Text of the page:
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We had planned to work with the local high school English class on Monday and Tuesday. We wanted to connect with the young people in Agua Buena and learn about their hopes and dreams, as well as listen to their perspectives on their community. We wondered what sustainability meant to them.
I had met with the English teacher earlier and we had planned to do a project together. This was the first time CAN has had a formal interaction with this high school, so I didn’t know what to expect.
On Monday morning we met with 24 students, all in their final year of high school. We started the day by interviewing each other. Our group had photos to share, including ones that showed ways they live their lives sustainably. Partners then introduced each other to the whole class.
Many students had ambitions of going to college and were thinking of becoming engineers. We did not hear much about their ideas related to the environment. But in some ways, it seemed like the environment was just part of their normal lives — not something that they reflect on. We decided that the next day we would use bamboo to build recycling bins for the school.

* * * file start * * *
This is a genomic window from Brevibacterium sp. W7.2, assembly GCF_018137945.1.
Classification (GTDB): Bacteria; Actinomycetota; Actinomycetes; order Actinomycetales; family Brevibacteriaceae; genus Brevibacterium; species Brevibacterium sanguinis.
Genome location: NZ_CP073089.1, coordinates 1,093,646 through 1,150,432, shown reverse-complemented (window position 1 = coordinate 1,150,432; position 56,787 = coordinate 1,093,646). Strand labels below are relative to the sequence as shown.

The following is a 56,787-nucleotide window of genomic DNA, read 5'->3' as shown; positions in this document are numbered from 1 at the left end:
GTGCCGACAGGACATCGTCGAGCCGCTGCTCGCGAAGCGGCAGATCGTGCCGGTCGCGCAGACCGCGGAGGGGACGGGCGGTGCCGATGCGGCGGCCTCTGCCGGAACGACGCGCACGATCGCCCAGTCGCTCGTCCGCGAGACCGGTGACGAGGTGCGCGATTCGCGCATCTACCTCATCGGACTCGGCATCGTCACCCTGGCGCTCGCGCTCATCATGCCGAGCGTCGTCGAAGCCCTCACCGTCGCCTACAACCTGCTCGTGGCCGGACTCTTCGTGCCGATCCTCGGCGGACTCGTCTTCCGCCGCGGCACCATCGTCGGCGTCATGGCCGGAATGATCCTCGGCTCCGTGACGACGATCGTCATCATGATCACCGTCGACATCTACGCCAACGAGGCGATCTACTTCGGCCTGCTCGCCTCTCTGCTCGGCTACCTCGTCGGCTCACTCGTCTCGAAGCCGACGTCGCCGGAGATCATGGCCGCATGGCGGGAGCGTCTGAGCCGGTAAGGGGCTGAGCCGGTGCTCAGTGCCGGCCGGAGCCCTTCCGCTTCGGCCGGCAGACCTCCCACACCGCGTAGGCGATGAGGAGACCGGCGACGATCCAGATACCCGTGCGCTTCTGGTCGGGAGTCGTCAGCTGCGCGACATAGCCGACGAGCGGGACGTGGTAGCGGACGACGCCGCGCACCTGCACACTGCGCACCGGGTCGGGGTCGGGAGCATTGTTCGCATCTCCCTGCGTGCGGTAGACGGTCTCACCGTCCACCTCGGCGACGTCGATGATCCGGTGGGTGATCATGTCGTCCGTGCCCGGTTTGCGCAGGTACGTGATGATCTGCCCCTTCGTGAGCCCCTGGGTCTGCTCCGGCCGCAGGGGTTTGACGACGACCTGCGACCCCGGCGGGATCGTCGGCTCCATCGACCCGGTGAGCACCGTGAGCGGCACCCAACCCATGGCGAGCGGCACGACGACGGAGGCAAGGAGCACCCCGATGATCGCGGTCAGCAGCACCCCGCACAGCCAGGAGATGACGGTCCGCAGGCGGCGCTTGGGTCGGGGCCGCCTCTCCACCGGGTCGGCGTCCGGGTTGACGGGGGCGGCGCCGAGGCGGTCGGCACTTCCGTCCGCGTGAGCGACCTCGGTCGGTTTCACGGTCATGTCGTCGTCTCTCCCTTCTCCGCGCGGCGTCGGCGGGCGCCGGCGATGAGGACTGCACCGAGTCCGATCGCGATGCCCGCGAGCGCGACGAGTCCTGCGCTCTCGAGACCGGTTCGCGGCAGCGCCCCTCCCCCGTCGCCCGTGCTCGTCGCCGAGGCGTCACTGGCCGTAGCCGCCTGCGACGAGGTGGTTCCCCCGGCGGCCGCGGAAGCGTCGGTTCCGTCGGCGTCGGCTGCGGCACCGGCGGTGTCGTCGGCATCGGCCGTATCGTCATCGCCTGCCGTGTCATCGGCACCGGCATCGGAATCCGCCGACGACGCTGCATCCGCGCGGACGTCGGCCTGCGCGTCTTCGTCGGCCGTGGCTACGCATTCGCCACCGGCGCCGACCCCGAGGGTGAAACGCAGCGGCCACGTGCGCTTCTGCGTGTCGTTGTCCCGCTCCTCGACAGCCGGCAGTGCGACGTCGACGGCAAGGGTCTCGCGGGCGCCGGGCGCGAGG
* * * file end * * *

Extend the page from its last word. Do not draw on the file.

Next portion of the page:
By the time we arrived the next day, the teacher had gathered all of the supplies. Both the high school students and our group jumped in making the plans, cutting the bamboo, and pounding it into the ground. We marveled how the students were free to use machetes without any special supervision. It's a tool they've known how to use since they were young. Unfortunately, we ran out of bamboo before we finished the second bin. We had to leave the completion of the project in the capable hands of the teacher and his students.
The exchange with the students was good. I think there is potential here to develop this into a longer-term relationship through CAN’s Field Studies and future courses.